The IT world is moving forward fast. I blogged about TIBCO’s “Cloud First and Docker” vision a few months ago: Docker Containers in the TIBCO Universe. Today, in April 2016, many customers have already adopted containers and cloud-native architectures or are in the process of adoption. It is time for an update about the relevance of microservices, containers, docker, and cloud-native architectures in the middleware world.

Developer Conference JPoint 2016 in Moscow

Last week, I gave two talks at JPoint in Moscow, Russia. The first was an existing talk about a hot topic entitled “How to Apply Big Data Analytics and Machine Learning to Real Time Processing”.

My second talk is brand new: “Microservices and Containers in the Middleware World”. This article discusses and shows my new slide deck about how middleware is related to microservices, containers, docker and cloud-native architectures.

Key takeaways of the talk

  • A cloud-native architecture enables flexible and agile development
  • Modern middleware leverages containers, microservices and a cloud-native architecture
  • Just using Jenkins and Docker is not enough

A cloud-native architecture for middleware

Cloud-native development and deployment enables:

  • Scalable services
  • Resiliency
  • Automatic load balancing and failover
  • DevOps
  • Usage of public cloud platforms, as well as private or hybrid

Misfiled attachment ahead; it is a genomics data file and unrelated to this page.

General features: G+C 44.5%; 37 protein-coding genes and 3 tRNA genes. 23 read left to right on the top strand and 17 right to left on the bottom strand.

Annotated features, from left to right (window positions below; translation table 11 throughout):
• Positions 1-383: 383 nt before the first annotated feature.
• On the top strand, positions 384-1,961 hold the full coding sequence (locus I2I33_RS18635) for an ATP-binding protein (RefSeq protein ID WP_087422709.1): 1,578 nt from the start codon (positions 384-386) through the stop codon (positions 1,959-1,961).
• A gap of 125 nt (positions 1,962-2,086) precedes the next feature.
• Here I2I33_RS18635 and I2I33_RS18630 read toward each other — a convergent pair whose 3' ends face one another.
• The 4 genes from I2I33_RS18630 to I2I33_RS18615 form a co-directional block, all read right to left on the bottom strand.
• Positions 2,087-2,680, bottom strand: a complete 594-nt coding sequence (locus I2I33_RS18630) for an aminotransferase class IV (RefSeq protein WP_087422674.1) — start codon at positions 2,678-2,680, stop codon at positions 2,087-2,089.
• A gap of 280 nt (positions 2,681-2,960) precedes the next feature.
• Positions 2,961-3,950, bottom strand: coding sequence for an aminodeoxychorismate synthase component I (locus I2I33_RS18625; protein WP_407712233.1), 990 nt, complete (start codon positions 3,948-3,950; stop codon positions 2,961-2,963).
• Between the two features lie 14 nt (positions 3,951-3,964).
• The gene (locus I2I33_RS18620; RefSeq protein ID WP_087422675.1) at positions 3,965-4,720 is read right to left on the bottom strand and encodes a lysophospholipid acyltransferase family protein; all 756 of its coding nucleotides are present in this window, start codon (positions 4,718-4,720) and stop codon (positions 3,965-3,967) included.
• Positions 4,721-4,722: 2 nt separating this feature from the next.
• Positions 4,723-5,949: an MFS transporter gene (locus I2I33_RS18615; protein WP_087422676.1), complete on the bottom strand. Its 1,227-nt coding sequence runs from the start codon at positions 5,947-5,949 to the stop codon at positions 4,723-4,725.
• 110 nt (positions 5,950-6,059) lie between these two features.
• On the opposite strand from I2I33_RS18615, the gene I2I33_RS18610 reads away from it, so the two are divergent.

• Vendor-agnostic deployment
  • Shorter time to results and increased flexibility

With all this, you can focus on solving your business problems instead of spending your time with plenty of technical issues in static and inflexible legacy architectures. The following requirements are relevant for building a cloud-native architecture:

Microservices and containers

  • Independent Services
  • Flexible Deployment

Continuous integration and continuous delivery

  • Scripting and automatic test and deployment
  • Service discovery
  • Dynamic distributed configuration management

Scalability and failover

  • Cluster management (scheduling and orchestration)
  • Load balancing (server-side and client-side)
  • Resilience design patterns

Cloud-native platform

  • Self-service agile infrastructure
  • Private, public, hybrid PaaS

TIBCO’s cloud-first strategy includes several products, which support cloud-native architectures (e.g. TIBCO BusinessWorks Container Edition or TIBCO Mashery). A lot of new products and updates of existing products are coming in the near future. In the upcoming years, a cloud-native architecture will be relevant for many components in all of TIBCO’s areas: integration, event processing, and analytics.

Slide Deck: “Microservices and Containers in the Middleware World”

These slides discuss requirements for a cloud-native architecture, available platforms such as Docker, Kubernetes, Apache Mesos, or Cloud Foundry, and how all these components are related to middleware:

Microservices, Containers, Docker and a Cloud-Native Architecture in the Middleware World from Kai Wähner

I am really looking forward to discuss cloud-native middleware with TIBCO customers and prospects in the next months, including at the upcoming user conference next month, TIBCO NOW.

 

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